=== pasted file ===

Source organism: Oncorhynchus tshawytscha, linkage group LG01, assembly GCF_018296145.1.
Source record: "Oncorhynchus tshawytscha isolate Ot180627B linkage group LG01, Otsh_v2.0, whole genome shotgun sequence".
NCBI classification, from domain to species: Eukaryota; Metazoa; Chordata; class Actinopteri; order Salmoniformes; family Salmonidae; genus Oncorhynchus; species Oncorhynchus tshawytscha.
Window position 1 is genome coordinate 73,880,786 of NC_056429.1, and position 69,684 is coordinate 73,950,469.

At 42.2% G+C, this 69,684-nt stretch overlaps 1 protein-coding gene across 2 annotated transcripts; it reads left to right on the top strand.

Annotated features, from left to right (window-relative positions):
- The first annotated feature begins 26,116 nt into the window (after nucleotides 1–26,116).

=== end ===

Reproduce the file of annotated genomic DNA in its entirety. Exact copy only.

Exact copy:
Source organism: Oncorhynchus tshawytscha, linkage group LG01, assembly GCF_018296145.1.
Source record: "Oncorhynchus tshawytscha isolate Ot180627B linkage group LG01, Otsh_v2.0, whole genome shotgun sequence".
NCBI classification, from domain to species: Eukaryota; Metazoa; Chordata; class Actinopteri; order Salmoniformes; family Salmonidae; genus Oncorhynchus; species Oncorhynchus tshawytscha.
Window position 1 is genome coordinate 73,880,786 of NC_056429.1, and position 69,684 is coordinate 73,950,469.

At 42.2% G+C, this 69,684-nt stretch overlaps 1 protein-coding gene across 2 annotated transcripts; it reads left to right on the top strand.

Annotated features, from left to right (window-relative positions):
- The first annotated feature begins 26,116 nt into the window (after nucleotides 1–26,116).